This is a national prayer breakfast? I know some of you think Trump is the greatest thing ever for Christianity. In spite of all the times he shows himself to be far, far away from the way Christians should behave. And he’s done it yet again. Is this really the guy you think is good for Christianity?
The msn.com headline reads: ‘Dishonest and corrupt’: Trump unloads at National Prayer Breakfast after acquittal. Even without getting into what Trump said, does that headline sound like something that should be coming from a prayer breakfast? And if you think it does, who exactly are you praying to?
If you’re a Christian and if you support Trump, I really urge you to keep reading anyway. At some point, we all need to question whether or not we’re living out our faith. But on top of that, we also need to verify that what we believe is actually Biblical.
I do just that. And as a result, I find myself unable to be silent about what this president is doing to Christianity and to Christians who support him. Why am I concerned about those things? Part of it comes from two passages in John’s Gospel.
Here’s the first one.
Jesus Prays for His Disciples
Jn 17:6 “I have revealed you to those whom you gave me out of the world. They were yours; you gave them to me and they have obeyed your word. 7 Now they know that everything you have given me comes from you. 8 For I gave them the words you gave me and they accepted them. They knew with certainty that I came from you, and they believed that you sent me. 9 I pray for them. I am not praying for the world, but for those you have given me, for they are yours. 10 All I have is yours, and all you have is mine. And glory has come to me through them. 11 I will remain in the world no longer, but they are still in the world, and I am coming to you. Holy Father, protect them by the power of your name—the name you gave me—so that they may be one as we are one. 12 While I was with them, I protected them and kept them safe by that name you gave me. None has been lost except the one doomed to destruction so that Scripture would be fulfilled.
This was Jesus praying for the original eleven disciples. The twelve minus Judas. Note that He says, None has been lost except the one doomed to destruction so that Scripture would be fulfilled.
Jn 17:13 “I am coming to you now, but I say these things while I am still in the world, so that they may have the full measure of my joy within them. 14 I have given them your word and the world has hated them, for they are not of the world any more than I am of the world. 15 My prayer is not that you take them out of the world but that you protect them from the evil one. 16 They are not of the world, even as I am not of it. 17 Sanctify them by the truth; your word is truth. 18 As you sent me into the world, I have sent them into the world. 19 For them I sanctify myself, that they too may be truly sanctified.”
Although this passage was about the original disciples, the next passage will extend Jesus’ prayer to all future disciples, up to and including today. That includes us, today’s Christians. Assuming, of course, that we’re really true followers of Jesus. That we don’t end up lost to destruction.
Jesus Prays for All Believers
Jn 17:20 “My prayer is not for them alone. I pray also for those who will believe in me through their message, 21 that all of them may be one, Father, just as you are in me and I am in you. May they also be in us so that the world may believe that you have sent me. 22 I have given them the glory that you gave me, that they may be one as we are one: 23 I in them and you in me. May they be brought to complete unity to let the world know that you sent me and have loved them even as you have loved me.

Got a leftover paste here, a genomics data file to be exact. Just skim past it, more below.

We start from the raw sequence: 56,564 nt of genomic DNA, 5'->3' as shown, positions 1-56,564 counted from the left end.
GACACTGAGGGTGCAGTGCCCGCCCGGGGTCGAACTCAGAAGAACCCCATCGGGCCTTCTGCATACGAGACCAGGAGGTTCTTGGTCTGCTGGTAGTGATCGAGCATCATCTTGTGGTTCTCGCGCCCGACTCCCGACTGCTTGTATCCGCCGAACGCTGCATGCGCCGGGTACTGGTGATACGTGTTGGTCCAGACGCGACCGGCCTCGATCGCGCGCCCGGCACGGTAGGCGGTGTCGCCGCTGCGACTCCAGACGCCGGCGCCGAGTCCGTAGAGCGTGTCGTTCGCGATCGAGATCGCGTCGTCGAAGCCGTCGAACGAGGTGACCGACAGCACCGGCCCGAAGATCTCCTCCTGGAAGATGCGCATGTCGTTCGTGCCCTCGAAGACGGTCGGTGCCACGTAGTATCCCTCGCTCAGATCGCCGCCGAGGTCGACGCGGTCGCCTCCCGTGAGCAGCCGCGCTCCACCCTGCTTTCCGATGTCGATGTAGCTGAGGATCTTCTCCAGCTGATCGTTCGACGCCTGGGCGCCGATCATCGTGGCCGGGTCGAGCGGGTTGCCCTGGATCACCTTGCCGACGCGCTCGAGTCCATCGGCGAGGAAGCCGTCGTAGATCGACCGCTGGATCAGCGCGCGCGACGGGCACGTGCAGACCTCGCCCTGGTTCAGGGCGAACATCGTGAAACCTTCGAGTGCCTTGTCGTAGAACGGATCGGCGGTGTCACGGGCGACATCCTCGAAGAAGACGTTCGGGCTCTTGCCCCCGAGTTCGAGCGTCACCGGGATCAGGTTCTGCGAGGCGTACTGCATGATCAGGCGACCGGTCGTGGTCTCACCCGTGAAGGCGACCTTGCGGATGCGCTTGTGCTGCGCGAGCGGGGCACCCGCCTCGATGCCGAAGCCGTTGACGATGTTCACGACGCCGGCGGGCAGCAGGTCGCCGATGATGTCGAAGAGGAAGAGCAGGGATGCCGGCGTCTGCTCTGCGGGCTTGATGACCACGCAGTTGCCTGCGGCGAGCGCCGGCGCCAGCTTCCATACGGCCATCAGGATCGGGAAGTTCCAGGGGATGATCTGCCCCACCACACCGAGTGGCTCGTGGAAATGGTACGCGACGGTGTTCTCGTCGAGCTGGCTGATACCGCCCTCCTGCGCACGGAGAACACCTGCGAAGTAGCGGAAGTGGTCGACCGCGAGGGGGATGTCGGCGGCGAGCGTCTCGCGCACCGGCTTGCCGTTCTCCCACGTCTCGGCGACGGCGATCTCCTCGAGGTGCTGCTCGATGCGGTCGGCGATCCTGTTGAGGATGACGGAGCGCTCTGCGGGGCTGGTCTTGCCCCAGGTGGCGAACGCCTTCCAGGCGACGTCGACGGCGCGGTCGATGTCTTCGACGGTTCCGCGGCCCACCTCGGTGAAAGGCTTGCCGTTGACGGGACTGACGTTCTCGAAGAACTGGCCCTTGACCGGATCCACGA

Jn 17:24 “Father, I want those you have given me to be with me where I am, and to see my glory, the glory you have given me because you loved me before the creation of the world.
Jn 17:25 “Righteous Father, though the world does not know you, I know you, and they know that you have sent me. 26 I have made you known to them, and will continue to make you known in order that the love you have for me may be in them and that I myself may be in them.”
Notice the very first sentence. I pray also for those who will believe in me through their message. That’s today’s Christians as well. However, the issue is this: what does Jesus mean by believe in me? Over on my other site, there’s a lot of material related to just that question. Believe is not just saying some words to the effect of “I believe”.
It’s far more than that. It’s believing in our hearts. More than just saying some words. It even goes so far as to mean that our belief is so strong that we will act upon those beliefs. That Jesus’ teachings will be the guide in our lives.
Here’s another passage to consider.
Salt and Light
Mt 5:13 “You are the salt of the earth. But if the salt loses its saltiness, how can it be made salty again? It is no longer good for anything, except to be thrown out and trampled by men.
Mt 5:14 “You are the light of the world. A city on a hill cannot be hidden. 15 Neither do people light a lamp and put it under a bowl. Instead they put it on its stand, and it gives light to everyone in the house. 16 In the same way, let your light shine before men, that they may see your good deeds and praise your Father in heaven.”
Here’s the thing about that last passage. When we, as Christians, are so rabid in our support of someone like Trump, and especially when that support is because of what he’s supposedly doing for Christianity, I don’t think we’re doing a good job being a light on a hill.
And when Christian leaders come out to support Trump and what he’s doing for Christianity, it’s even stronger than being a light on a hill. It’s teaching other Christians how to be that light on the hill.
What Trump said at the National Prayer Breakfast
So, with all that as a backdrop, here’s what Trump said.
In an apparent shot at both Pelosi, D-Calif., and Romney, Trump said: “I don’t like people who use their faith as justification for doing what they know is wrong. Nor do I like people who say, ‘I pray for you,’ when they know that that’s not so.”
“So many people have been hurt and we can’t let that go on,” he continued. “And I’ll be discussing that a little bit later at the White House.”
I don’t like people who use their faith as justification for doing what they know is wrong
Wow. Let’s be honest here. Does that really sound appropriate for a National Prayer Breakfast? Or any prayer breakfast?